F-35 Lightning II News

Lockheed Martin offers F-35 JSF to India

July 20, 2007 (by Lieven Dewitte) - A news report claimed that Lockheed Martin is dangling its next-generation F-35 Joint Strike Fighter in front of India in a bid to win the IAC Medium Multi-Role Combat Aircraft (MMRCA) competition.

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The CNN-IBN news channel in India said last Thursday that Lockheed officials were urging India to acquire its F-16 fighters with the incentive of a possible deal down the road to add the F-35 Lightning II to its arsenal.

Lockheed Martin would like to win the MRCA tender for 126 multi-role aircraft issued earlier this year by India. India's current warplanes soon need to be replaced in a deal worth an estimated $10 billion.

"Beyond the (tender) that's on the horizon, the F-35 too could play a role, sometime in the future." Royce Caplinger, the managing director of Lockheed Martin Global Inc. stated on CNN-IBN. To sweeten the deal he indicated the JSF could come at the same price as the F-16. Caplinger was in India to give the military a briefing on the capabilities of the F-35.

In May the Pentagon signed off on initial production of the JSF. At an expected cost of $276 billion when the entire project is complete, it will be one of the largest defense projects ever.

India is expected to evaluate the following aircraft:
  • Lockheed Martin F-16C/D block 52+/60 (USA)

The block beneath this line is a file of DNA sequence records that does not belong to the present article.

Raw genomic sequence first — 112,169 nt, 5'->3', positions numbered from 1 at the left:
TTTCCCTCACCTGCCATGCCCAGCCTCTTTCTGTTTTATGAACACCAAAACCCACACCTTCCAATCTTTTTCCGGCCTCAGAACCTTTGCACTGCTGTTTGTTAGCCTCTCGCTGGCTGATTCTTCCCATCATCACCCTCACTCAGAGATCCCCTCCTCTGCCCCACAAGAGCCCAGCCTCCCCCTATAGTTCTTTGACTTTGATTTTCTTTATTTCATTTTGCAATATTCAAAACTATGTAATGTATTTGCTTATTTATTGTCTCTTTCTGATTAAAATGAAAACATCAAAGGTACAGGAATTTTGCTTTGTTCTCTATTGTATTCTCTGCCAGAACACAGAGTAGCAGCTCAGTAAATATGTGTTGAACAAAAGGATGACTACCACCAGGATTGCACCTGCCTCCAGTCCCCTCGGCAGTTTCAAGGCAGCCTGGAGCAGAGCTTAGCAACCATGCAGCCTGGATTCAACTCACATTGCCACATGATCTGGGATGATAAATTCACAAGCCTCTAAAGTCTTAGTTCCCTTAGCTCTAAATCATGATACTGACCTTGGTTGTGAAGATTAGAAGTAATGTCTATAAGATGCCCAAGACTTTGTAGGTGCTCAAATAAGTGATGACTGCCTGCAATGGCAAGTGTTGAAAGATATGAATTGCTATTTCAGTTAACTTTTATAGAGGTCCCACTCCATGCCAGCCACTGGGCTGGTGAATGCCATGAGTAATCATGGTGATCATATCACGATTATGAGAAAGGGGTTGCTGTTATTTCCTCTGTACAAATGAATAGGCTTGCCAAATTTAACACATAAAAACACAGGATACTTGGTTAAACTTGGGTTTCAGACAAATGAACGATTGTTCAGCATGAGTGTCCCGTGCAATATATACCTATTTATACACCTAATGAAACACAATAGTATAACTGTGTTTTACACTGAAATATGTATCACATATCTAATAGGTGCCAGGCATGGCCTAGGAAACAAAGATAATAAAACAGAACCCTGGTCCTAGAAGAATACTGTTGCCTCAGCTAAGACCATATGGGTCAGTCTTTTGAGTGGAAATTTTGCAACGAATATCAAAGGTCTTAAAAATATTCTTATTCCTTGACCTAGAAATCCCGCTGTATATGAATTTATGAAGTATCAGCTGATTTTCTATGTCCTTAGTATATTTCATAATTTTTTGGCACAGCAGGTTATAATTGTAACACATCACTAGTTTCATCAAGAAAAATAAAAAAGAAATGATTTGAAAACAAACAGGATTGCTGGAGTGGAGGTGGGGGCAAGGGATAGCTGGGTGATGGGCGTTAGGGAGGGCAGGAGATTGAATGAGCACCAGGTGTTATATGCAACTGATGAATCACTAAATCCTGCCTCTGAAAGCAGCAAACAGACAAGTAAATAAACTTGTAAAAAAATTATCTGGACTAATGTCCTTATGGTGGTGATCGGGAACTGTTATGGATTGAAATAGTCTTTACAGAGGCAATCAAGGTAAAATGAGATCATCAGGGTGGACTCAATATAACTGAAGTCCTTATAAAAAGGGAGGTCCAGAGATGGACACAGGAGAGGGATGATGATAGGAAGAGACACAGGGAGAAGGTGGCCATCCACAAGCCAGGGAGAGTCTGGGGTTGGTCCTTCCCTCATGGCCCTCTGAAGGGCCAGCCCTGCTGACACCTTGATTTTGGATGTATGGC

• Boeing' F/A-18E/F Super Hornet (USA)

  • Dassault Aviation Rafale (France)

  • Saab Gripen, (Sweden)

  • Mikoyan MiG-35 Fulcrum F, a development of the latest MiG-29M2 with new engines and avionics (Russia)

  • Eurofighter Typhoon

Unofficial reports suggest that the tender has now been cut down to five contenders though, with the Typhoon being eliminated.

India's aging fleet of MiG-21s, dating back from the 60s and nicknamed "flying coffins" in India, is currently the backbone of its fighter inventory, which also includes other MiG aircraft. Its 1,500-plane air force also has French Mirage and Anglo-French Jaguar planes.

Mikoyan and Dassault both have the advantage that they have historically been reliable suppliers in terms of transfers of technology, licensed production in India, personnel training, supply of spare parts, maintenance and upgrading. IAF pilots and technicians are also familiar with earlier aircraft from Mikoyan and Dassault and would need minimal retraining. Infrastructural and logistical support for maintenance and spares would also be easier for these aircraft compared to the unfamiliar F-16s, F/A-18s and Grippens.

The U.S. government would need to approve any sale of the F-35 Joint Strike Fighter to India.

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